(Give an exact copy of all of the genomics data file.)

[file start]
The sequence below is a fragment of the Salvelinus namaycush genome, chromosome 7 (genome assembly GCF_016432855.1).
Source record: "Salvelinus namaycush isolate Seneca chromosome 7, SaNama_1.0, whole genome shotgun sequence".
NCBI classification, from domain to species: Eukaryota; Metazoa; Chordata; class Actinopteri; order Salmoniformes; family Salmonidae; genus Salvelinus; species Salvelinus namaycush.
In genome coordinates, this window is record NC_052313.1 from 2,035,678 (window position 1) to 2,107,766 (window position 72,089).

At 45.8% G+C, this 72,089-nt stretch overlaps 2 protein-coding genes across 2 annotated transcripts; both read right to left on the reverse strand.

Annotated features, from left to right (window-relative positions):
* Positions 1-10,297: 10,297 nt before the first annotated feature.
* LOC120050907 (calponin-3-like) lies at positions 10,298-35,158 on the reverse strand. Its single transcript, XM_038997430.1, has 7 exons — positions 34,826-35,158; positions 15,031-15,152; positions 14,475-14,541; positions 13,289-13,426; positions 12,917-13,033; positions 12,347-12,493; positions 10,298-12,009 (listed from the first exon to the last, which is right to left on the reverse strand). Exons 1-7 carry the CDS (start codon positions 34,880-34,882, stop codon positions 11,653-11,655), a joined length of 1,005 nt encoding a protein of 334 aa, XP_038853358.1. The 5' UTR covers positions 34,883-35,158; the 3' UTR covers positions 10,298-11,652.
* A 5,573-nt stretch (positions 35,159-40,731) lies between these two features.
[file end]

The sequence below is a fragment of the Salvelinus namaycush genome, chromosome 7 (genome assembly GCF_016432855.1).
Source record: "Salvelinus namaycush isolate Seneca chromosome 7, SaNama_1.0, whole genome shotgun sequence".
NCBI classification, from domain to species: Eukaryota; Metazoa; Chordata; class Actinopteri; order Salmoniformes; family Salmonidae; genus Salvelinus; species Salvelinus namaycush.
In genome coordinates, this window is record NC_052313.1 from 2,035,678 (window position 1) to 2,107,766 (window position 72,089).

At 45.8% G+C, this 72,089-nt stretch overlaps 2 protein-coding genes across 2 annotated transcripts; both read right to left on the reverse strand.

Annotated features, from left to right (window-relative positions):
* Positions 1-10,297: 10,297 nt before the first annotated feature.
* LOC120050907 (calponin-3-like) lies at positions 10,298-35,158 on the reverse strand. Its single transcript, XM_038997430.1, has 7 exons — positions 34,826-35,158; positions 15,031-15,152; positions 14,475-14,541; positions 13,289-13,426; positions 12,917-13,033; positions 12,347-12,493; positions 10,298-12,009 (listed from the first exon to the last, which is right to left on the reverse strand). Exons 1-7 carry the CDS (start codon positions 34,880-34,882, stop codon positions 11,653-11,655), a joined length of 1,005 nt encoding a protein of 334 aa, XP_038853358.1. The 5' UTR covers positions 34,883-35,158; the 3' UTR covers positions 10,298-11,652.
* A 5,573-nt stretch (positions 35,159-40,731) lies between these two features.